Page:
Rosemary talks with Debbie Bowie, a professional organizer, about how minimizing clutter during and after a crisis — like a loved one's brain injury — can significantly decrease anxiety.
The Psychology of Clutter and Strategies to Help
[The Psychology of Clutter and Strategies to Help] [An Interview with Debbie Bowie, Certified Professional Organizer] Hi, I'm so pleased to have with me Debbie Bowie, the author of "Rock Scissors Paper," a great book. I wish I had read this book when I was having a crisis with Hugh. He had had a cycling accident. I had so much clutter, and everything was all over the place. What I didn't realize is how much clutter contributes to anxiety. So I'm going to talk to Debbie a little bit about that. You say in your book that everything has positive and negative energy, and that clutter can cause anxiety. Can you talk a little bit about that? Yes. Everything is alive with energy. And the energies are either positive or negative. Paper and clutter have a negative energy-- a chaotic negative energy that affects your energy, and then can cause feelings that are uncomfortable. Fear, anxiety, overwhelm. Everything is alive with energy, and the energy talks to you. So it's going to affect you. >>Right. So what simple strategies would you offer to a caregiver that might help to organize and reduce the anxiety from all this paper? First of all, don't have the paper in your face. Having it on the dining room table in a place that you pass by all the time, you can't help but hear it talking to you all the time. It's just going to keep the anxiety alive. I would recommend, if you're going to be a piler-- some people pile, some people file-- if you need to have it out in the open, put it in a room where you can close the door. Don't have it in your face all the time. I also recommend that you keep the papers associated with the crisis or the challenge at the time, separate from the rest of your papers, so that if you need to find something there's only one place to go to get them. Third I recommend that you consider getting help to get those papers in order because when you're in crisis, the last thing that you're going to make the time to do is paper. Because it's hard to do. It's difficult. It's boring. It's time consuming. It requires a certain kind of brain power that you don't have when you're in the middle of a crisis. So I recommend finding a friend, a family member, who is good with paper who wants to be of service at that difficult time, and ask them to help you set up a way to keep those papers straight. What simple strategies can you offer to people to create flow and get the family to chip in, and get some help around the house? Ideally, to have the best energy in your home and in your life-- and what you have in your space affects what happens in your life-- is to have things flow in and flow out. It's just like in our bodies. We eat food, drink in liquids, and we release. The same thing needs to happen in your home if you're going to have a home that feels good and supports you. Things come in. There is no problem with that. It's getting them to leave that's the problem. And it requires a level of consciousness. I think the best thing to do is involve everybody in the process. What happens a lot of times in families is moms take on the responsibility of making sure the house is well maintained. They do the flow. They make things come and go. It's all on them. Well, that's a whole lot to do. If first you involve the husband, and make sure the couple is together in "Let's keep a clutter-free home because it's less stressful, it feels good." And then have it be part of the family culture for everybody to clear on a regular basis. To maintain a clutter-free space is really important. It's not something you demand, it's something that's just part of what everybody does. That is the way to go, and not have one person be solely responsible for it. After reading your book, I've started cleaning my office. And I found Comcast bills from 11 years ago. I found the anesthesiology bill from Hugh's surgery. Now that has to have negative energy, so can you talk a little bit about what we should keep and what we don't need to keep, and about getting rid of that negative energy. One of the things that is helpful to remember is there are 3 main categories of things to clear-- broken things, anything with a negative association, and static things. What you're talking about is the papers have--the anesthesiology reports have-- the energy of the association of that accident. They hold the energy of that accident in place. It's almost like it's a raw wound sitting open there. The ideal is to release anything with a negative association. It holds the energy of a time--you don't need to have that in your face anymore. When you let go of that, it's like you took a step forward into a recovered life. And you weren't living partially back in that trauma. Clearing things that are broken. Broken things are work, plain and simple. Broken things will keep you broke, or they can translate to health issues. Broke attracts the same kind of energy. Like attracts like. So you want to get rid of broken things. You want to get rid of anything that brings back a memory, reminds you of a person where there is not a good relationship, anything with a negative association, anything that's not moving, that's just parked. Usually you find those in the back of the closet, up in the attic, garage. You can find them all over your house. But things that are just sitting there, not being loved or used, those are the kinds of things to get rid of. Thank you so much for being with us, Debbie. It's been a great help, and I'm sure that everybody's learned a lot about how to reduce their anxiety by clearing their clutter, thanks again.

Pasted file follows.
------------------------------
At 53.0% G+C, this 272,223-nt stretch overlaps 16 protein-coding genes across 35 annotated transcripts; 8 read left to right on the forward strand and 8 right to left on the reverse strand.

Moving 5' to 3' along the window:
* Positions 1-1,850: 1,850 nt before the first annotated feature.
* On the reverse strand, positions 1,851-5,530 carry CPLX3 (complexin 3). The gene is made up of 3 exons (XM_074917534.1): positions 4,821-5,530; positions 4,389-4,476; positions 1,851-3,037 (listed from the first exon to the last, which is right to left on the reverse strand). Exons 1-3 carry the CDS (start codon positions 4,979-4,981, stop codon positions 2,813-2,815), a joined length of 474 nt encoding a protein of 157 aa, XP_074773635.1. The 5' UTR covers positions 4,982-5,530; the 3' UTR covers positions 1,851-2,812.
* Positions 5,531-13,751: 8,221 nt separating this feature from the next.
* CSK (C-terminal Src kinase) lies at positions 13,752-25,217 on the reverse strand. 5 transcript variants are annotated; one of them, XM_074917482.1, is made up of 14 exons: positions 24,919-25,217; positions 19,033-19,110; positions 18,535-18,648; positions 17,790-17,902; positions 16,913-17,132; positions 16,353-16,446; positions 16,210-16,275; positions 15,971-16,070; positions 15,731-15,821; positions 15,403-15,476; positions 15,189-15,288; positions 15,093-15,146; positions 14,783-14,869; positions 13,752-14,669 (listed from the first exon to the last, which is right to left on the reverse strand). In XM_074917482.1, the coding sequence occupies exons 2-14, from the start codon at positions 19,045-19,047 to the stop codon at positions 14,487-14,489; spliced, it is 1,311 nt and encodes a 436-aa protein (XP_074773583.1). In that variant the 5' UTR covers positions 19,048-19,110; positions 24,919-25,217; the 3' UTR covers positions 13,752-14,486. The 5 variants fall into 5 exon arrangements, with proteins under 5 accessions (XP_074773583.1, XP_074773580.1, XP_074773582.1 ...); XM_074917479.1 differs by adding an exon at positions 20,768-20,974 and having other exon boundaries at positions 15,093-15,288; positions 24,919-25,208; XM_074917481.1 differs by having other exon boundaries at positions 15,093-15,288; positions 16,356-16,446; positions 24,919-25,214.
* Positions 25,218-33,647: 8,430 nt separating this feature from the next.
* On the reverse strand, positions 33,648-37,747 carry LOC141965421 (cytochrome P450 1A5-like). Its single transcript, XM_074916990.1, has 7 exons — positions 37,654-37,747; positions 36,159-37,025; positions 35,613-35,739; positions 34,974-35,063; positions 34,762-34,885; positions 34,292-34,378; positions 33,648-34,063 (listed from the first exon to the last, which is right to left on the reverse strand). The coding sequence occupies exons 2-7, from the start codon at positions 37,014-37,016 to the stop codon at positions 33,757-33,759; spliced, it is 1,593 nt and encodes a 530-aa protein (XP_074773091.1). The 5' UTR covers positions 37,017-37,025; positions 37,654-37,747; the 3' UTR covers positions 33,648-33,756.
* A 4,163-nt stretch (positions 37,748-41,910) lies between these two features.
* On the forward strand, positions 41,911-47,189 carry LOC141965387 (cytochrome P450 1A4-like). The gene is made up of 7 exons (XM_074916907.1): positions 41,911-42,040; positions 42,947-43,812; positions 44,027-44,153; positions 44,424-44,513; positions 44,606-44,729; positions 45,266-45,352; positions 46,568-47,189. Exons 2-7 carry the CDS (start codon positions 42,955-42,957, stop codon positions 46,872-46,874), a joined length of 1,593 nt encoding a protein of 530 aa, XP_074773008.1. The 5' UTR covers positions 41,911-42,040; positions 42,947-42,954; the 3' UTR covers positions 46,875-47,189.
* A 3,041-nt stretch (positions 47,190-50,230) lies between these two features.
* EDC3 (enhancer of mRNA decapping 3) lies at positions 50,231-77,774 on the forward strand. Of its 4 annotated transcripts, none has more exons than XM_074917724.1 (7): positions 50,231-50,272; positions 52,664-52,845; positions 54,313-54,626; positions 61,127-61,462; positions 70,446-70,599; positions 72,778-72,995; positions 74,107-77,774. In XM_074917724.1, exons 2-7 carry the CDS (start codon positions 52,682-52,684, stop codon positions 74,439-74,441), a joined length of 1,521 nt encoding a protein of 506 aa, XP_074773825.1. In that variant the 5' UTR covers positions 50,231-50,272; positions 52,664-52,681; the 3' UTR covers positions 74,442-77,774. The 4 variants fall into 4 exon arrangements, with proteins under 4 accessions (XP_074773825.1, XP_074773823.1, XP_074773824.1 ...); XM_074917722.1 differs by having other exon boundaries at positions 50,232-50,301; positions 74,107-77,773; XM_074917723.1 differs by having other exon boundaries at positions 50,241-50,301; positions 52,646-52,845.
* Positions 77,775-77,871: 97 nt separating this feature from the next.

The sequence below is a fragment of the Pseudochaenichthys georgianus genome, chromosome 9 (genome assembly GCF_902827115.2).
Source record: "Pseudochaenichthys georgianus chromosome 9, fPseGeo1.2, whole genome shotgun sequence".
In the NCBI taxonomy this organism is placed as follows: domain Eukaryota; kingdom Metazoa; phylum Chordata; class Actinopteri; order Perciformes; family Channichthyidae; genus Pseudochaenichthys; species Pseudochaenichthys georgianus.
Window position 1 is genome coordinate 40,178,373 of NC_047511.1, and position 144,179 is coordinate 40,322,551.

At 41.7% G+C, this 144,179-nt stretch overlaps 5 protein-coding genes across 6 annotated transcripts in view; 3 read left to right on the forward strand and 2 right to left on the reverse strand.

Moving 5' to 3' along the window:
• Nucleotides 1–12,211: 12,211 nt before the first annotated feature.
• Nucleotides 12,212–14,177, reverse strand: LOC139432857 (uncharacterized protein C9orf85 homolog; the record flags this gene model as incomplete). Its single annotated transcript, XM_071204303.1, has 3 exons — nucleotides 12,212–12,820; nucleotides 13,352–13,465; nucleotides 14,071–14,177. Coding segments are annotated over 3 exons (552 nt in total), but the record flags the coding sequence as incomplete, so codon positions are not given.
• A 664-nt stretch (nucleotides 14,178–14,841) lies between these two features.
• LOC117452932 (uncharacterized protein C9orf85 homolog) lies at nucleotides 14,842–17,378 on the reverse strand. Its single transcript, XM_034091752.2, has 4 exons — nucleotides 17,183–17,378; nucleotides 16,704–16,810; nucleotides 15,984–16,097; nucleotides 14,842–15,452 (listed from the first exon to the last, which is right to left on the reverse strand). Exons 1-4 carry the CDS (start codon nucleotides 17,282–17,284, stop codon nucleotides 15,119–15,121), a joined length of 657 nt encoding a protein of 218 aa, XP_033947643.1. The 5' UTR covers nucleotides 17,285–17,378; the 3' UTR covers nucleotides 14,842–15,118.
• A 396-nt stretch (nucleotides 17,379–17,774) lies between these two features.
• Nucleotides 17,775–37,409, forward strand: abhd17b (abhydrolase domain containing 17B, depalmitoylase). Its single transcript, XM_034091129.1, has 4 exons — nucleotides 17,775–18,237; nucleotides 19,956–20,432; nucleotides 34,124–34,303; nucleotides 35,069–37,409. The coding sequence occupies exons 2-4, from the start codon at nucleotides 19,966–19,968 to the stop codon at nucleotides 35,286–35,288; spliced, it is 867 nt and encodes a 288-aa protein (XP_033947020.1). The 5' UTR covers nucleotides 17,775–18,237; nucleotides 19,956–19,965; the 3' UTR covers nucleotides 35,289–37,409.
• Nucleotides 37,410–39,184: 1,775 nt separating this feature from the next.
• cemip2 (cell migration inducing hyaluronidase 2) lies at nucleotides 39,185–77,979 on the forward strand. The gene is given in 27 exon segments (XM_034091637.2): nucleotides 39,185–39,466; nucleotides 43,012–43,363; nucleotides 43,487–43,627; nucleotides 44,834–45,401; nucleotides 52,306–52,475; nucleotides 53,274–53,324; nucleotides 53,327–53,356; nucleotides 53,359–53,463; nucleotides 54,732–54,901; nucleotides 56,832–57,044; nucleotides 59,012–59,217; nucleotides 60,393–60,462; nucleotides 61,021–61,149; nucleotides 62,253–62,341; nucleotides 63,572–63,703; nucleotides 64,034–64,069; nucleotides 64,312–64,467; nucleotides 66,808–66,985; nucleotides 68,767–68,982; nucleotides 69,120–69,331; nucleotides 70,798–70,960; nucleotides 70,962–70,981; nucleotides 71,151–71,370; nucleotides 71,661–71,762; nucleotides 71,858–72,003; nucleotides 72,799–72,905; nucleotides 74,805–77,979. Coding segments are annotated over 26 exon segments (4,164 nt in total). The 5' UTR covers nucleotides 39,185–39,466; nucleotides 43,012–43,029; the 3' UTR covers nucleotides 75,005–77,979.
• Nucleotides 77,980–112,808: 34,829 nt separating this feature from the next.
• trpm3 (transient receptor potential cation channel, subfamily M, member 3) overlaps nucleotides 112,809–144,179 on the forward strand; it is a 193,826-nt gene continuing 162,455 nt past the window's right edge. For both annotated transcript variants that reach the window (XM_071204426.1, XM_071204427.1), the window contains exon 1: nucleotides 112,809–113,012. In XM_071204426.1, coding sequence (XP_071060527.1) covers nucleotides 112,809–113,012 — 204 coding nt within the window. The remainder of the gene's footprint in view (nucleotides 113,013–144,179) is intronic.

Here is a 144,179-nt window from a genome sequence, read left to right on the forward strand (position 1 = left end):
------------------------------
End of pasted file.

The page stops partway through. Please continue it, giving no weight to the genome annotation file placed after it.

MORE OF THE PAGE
Posted on BrainLine March 5, 2013.